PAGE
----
And that’s the smoking gun. These buildings were extremely significant: the Palace of Xerxes, because he had attacked Greece in 480; and the Apadana and Treasury, the symbols of the ritual of gift exchange that was Achaemenid equivalent of the social contract.

Of course fires are unpredictable, but why, out of a set of twelve momuments, were exactly these three buildings destroyed? It is almost impossible that these buildings, and these buildings only, were destroyed by a random process. The arsonists in Persepolis were not drunken vandals: this was a well-organized action.

<Overview of Common Errors>

Common Errors (15): White Sculpture

28 June 2009
Reconstruction of the Marcus Caelius Cenotaph.

Reconstruction of the colors of the Marcus Caelius Cenotaph (Xanten)

The ancient Greeks were brilliant sculptors, who were the first to accurately render the human body in bronze or stone. Perfection, defined as understanding contrapposto, was reached at the beginning of the fifth century BCE.

It has often been assumed that the old statues were made of white marble from Paros or the Pentelic Mountains. The absence of color was even lauded as a brilliant abstraction, an aesthetic judgment comparable to the idea that old black-and-white movies have a beauty of their own, and that it is blasphemy to make a colored version of, for example, Buster Keaton’s The General.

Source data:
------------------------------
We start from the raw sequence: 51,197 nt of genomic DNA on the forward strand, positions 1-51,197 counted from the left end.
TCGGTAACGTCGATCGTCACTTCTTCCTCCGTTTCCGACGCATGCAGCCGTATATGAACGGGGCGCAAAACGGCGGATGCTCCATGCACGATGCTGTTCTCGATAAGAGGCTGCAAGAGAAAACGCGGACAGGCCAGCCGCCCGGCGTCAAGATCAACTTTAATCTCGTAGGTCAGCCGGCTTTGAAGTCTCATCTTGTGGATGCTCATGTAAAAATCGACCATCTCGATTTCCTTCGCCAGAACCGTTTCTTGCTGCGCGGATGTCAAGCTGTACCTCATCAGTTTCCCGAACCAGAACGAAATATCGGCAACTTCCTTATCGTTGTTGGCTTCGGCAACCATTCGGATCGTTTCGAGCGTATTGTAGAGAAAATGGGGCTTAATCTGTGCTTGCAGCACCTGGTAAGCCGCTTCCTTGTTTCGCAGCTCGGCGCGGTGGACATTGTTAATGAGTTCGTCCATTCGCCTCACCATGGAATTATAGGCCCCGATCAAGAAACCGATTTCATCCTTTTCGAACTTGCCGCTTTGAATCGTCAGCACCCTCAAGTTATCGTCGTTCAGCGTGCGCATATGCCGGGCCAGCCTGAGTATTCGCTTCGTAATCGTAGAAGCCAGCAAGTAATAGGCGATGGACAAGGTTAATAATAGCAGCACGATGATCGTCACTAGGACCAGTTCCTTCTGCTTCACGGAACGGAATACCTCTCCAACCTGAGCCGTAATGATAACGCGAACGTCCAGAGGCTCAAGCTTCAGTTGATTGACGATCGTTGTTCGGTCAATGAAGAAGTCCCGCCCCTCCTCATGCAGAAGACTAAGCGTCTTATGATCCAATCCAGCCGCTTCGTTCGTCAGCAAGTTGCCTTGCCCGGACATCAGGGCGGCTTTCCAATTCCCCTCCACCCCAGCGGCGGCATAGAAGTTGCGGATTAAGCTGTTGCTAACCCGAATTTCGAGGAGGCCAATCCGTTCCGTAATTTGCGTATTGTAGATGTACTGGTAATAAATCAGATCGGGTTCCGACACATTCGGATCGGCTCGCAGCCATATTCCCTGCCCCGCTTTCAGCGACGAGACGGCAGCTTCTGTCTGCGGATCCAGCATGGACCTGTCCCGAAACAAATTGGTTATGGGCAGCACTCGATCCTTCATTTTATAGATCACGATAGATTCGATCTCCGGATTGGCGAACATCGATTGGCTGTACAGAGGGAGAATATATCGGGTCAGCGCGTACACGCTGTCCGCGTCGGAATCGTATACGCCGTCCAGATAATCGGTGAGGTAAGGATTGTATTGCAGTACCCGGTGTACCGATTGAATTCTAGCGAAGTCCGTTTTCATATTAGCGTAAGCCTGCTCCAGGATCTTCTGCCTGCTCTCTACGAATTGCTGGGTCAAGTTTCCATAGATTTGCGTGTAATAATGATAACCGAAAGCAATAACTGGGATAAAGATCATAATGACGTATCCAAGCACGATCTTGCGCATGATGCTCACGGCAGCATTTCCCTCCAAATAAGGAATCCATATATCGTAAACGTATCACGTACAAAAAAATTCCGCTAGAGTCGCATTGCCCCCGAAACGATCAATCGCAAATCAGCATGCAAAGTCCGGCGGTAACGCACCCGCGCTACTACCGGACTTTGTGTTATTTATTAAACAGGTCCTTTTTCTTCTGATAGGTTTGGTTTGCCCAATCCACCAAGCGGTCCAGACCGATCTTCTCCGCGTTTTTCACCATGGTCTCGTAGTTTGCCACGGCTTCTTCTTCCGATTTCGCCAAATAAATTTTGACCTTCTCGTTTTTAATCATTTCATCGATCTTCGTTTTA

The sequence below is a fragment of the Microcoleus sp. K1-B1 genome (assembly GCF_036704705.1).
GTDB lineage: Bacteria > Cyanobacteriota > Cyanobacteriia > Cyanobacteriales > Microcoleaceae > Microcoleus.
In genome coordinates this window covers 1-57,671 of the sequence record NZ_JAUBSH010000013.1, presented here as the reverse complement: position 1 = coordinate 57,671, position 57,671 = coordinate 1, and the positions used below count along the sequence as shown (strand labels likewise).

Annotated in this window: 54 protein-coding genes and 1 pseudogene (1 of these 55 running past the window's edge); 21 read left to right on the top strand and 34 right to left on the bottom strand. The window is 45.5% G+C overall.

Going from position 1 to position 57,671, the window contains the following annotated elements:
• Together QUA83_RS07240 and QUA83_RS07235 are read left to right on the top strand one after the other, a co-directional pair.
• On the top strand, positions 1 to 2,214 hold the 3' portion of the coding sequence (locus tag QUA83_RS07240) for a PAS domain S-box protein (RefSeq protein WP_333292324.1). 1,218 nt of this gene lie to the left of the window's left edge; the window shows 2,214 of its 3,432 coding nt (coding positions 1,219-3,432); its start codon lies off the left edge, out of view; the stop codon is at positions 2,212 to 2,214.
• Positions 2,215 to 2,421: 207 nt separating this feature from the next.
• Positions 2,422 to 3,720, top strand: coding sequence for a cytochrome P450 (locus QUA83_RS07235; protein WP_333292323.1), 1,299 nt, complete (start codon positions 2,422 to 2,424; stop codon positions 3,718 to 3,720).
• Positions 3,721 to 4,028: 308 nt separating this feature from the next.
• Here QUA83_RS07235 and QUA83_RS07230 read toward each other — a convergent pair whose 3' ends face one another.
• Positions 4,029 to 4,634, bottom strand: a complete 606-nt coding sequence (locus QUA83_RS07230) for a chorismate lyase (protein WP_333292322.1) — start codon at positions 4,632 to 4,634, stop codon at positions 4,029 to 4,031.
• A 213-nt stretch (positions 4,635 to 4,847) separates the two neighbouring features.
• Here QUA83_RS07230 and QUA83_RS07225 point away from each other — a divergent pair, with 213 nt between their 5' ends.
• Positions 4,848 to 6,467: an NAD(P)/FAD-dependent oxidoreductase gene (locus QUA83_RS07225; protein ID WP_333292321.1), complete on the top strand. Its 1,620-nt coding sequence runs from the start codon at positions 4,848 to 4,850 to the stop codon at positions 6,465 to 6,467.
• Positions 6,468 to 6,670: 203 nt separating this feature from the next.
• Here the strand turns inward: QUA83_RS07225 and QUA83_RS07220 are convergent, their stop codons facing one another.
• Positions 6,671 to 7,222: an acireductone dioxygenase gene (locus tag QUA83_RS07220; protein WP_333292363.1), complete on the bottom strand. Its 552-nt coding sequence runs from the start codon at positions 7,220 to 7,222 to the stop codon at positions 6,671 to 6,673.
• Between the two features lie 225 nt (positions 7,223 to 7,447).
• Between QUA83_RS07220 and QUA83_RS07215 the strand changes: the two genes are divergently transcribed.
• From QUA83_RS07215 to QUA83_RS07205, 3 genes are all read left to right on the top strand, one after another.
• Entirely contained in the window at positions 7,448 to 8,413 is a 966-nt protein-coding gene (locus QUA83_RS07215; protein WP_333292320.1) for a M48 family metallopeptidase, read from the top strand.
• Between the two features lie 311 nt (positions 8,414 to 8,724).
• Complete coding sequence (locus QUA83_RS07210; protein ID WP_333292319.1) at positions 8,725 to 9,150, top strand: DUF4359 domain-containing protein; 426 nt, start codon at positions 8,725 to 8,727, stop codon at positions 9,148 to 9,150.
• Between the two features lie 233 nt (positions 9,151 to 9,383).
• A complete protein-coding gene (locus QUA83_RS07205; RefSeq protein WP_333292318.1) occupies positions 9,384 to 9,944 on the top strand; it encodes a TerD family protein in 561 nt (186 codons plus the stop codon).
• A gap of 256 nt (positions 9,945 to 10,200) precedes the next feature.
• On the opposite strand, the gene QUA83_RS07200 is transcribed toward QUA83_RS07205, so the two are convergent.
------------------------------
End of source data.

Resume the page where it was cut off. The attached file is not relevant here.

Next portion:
Yet, the ancients did in fact paint their sculpture. On many statues, we can still see traces (example); yes, even when we can not discern these traces, our scientists, applying all kinds of modern technology, know how to reconstruct them. According to our standards, ancient sculpture had screaming colors and was absolutely campy. I remember a lecture in Oxford, the introduction to a series of lectures on ancient sculpture, in which people burst out into laughter on seeing a slide with an exquisitely ugly Primaporta Augustus.

Polychromy was also characteristic of ancient architecture. The monuments on the Forum Romanum were made of green, purple, red, or white marble, and grey or purple granite, while the floors were covered with stones that had yellow, green, or purple veins. Exposed to centuries of sunlight, the colors have now vanished, but if you look at the floors of Rome’s medieval churches, which are covered with mosaics made of ancient marble, you get an idea of the splendid colors of the ancient city.

An interesting website, in German and unfortunately with music you’re forced to listen to, on the subject is here.

<Overview of Common Errors>

Common Errors (14): Flat Earth

28 June 2009
World map of Agrippa

World map of Agrippa

It is of course a great image in the cinema: the actor playing Columbus (1451-1506) is looking at the horizon and sees how a ship disappears – first the hull, then the masts. He looks at the orange or apple he happens to be eating, and you can see how he is thinking and realizes that we live on a spherical earth.

Great cinema, indeed, but unhistorical. The people of the fifteenth century were not that stupid. The Italian poet Dante (1365-1321) already assumed that the earth is a globe: people descending into hell eventually leave the netherworld on the other side of the planet. Seventeen centuries before Dante, Aristotle (384-322) already knew that the earth is a sphere.